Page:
The problem came to light when pilots complained publicly about the oxygen depletion, prompting Panetta to order the flight limits.

The F-22, manufactured by Lockheed Martin, is the Air Force’s most-prized stealth fighter. It was built to evade radar and is capable of flying at faster-than-sound speeds without using afterburners.

Asked why the problem was not discovered during its lengthy testing and development, Schwartz acknowledged, “we missed some things, bottom line.”

He said that the early testing did not reveal the shortcomings, and noted that some physiology and engineering expertise in the Air Force has diminished over the years.

So, Schwartz said the lesson is that the Air Force needs to pay better attention to the “man-machine interface” of its aircraft.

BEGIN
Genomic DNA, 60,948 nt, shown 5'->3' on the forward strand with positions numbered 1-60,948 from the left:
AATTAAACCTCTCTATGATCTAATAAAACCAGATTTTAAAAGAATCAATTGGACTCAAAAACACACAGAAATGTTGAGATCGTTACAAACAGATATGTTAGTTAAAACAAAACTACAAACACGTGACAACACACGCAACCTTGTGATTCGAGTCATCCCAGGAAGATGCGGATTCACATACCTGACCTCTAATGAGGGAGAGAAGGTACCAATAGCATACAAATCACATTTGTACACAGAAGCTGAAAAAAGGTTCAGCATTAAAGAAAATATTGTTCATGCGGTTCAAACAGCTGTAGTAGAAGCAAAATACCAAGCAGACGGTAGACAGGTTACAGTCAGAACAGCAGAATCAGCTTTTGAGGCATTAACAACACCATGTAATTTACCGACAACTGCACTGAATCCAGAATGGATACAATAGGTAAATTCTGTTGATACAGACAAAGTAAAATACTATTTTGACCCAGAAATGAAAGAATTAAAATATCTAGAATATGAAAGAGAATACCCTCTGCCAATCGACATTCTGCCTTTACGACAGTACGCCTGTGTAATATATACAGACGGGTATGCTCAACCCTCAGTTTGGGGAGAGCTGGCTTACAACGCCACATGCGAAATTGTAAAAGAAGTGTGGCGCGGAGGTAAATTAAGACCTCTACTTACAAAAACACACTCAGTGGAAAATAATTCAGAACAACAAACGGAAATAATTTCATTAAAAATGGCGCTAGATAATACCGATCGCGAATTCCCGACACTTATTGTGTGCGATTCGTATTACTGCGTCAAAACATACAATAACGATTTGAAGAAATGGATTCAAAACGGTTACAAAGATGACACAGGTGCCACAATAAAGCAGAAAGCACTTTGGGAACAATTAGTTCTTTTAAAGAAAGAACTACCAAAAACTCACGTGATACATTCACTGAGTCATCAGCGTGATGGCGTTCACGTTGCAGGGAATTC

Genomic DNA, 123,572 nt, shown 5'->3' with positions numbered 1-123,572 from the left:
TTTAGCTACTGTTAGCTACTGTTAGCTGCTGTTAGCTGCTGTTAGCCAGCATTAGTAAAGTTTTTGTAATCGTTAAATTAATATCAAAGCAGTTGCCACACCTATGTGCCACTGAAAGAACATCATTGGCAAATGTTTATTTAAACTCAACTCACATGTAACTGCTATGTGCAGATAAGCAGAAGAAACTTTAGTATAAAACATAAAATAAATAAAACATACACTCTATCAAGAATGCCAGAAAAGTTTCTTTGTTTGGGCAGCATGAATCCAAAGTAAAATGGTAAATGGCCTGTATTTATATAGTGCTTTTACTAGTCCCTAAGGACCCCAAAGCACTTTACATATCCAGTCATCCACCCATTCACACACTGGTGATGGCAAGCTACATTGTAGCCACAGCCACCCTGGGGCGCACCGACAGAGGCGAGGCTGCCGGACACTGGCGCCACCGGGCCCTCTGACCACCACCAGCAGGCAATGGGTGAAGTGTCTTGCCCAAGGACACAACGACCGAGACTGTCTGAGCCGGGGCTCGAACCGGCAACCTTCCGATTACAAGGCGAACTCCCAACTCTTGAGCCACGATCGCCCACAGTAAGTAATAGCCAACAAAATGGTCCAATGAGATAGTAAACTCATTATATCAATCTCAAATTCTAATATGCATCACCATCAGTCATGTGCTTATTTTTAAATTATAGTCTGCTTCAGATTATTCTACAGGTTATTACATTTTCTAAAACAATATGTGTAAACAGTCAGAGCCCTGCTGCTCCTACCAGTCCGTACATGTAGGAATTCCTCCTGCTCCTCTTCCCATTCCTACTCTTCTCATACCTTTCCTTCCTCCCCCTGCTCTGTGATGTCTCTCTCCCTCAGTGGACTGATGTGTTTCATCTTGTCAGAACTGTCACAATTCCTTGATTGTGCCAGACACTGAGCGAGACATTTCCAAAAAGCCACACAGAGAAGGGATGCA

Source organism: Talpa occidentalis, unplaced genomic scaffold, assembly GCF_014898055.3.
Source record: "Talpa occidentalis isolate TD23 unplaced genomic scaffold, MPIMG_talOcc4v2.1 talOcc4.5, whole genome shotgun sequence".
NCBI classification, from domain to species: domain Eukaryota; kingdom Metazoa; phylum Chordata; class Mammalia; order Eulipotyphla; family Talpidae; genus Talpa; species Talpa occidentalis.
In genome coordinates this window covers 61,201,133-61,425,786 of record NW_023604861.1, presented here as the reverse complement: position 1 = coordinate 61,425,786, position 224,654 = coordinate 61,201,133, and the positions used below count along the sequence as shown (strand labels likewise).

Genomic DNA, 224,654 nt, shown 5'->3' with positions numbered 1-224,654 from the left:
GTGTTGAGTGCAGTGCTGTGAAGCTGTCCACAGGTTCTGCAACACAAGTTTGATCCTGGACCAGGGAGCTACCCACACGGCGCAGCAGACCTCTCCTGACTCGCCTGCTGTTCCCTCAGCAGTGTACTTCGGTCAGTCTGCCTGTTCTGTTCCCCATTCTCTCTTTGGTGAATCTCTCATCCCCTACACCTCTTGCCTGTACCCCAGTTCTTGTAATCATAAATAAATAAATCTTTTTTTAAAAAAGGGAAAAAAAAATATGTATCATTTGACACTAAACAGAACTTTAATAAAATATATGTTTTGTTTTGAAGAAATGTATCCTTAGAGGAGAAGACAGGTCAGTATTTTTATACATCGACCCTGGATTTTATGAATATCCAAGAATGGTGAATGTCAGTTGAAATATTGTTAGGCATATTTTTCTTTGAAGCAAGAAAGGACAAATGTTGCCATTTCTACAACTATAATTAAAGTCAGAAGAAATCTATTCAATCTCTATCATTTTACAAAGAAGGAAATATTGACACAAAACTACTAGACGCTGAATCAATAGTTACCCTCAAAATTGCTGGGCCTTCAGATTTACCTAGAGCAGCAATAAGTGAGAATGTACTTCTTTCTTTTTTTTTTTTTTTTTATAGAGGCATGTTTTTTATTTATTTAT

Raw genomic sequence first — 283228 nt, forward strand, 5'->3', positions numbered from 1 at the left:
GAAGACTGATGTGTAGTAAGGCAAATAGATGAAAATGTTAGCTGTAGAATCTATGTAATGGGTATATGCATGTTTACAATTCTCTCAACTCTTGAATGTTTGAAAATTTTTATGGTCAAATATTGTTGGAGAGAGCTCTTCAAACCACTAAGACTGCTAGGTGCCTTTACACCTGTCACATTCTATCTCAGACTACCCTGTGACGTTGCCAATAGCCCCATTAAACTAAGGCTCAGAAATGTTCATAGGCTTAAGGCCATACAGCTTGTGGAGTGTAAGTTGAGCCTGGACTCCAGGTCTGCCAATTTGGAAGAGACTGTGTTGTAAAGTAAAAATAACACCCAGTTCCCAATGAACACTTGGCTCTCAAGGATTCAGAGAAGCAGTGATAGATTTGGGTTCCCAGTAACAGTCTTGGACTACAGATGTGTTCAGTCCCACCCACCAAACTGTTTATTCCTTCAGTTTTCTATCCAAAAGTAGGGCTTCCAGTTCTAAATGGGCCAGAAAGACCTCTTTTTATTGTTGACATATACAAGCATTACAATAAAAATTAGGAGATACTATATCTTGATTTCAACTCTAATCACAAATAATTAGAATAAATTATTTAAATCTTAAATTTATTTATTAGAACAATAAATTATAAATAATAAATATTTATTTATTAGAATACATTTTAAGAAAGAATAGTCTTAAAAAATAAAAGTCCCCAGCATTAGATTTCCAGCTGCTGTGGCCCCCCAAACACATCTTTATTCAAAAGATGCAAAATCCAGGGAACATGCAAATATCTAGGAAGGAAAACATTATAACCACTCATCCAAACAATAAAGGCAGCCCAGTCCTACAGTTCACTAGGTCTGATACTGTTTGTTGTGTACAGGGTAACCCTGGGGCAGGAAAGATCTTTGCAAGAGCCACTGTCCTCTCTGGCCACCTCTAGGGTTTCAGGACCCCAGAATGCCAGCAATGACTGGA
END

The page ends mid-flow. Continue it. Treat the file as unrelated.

All of this week's top headlines to your email every Friday.


 
 

 
Army photograph by C. Todd Lopez

Army to launch cruise missile-detecting aerostat at Aberdeen Proving Ground

Army photograph by C. Todd Lopez The Army plans to launch an aerostat, part of the “Joint Land Attack Cruise Missile Defense Elevated Netted Sensor,” in late December 2014. The JLENS aerostat will be tethered to the...
 
 
Air Force photograph by SrA. Jordan Castelan

AF delivers Iraqi F-16s for training in US

Air Force photograph by SrA. Jordan Castelan Iraqi air force captain Hama conducts preflight inspections while inside a new to service Iraqi F-16 Fighting Falcon Dec. 17, 2014, located at the nearby Tucson International Airport...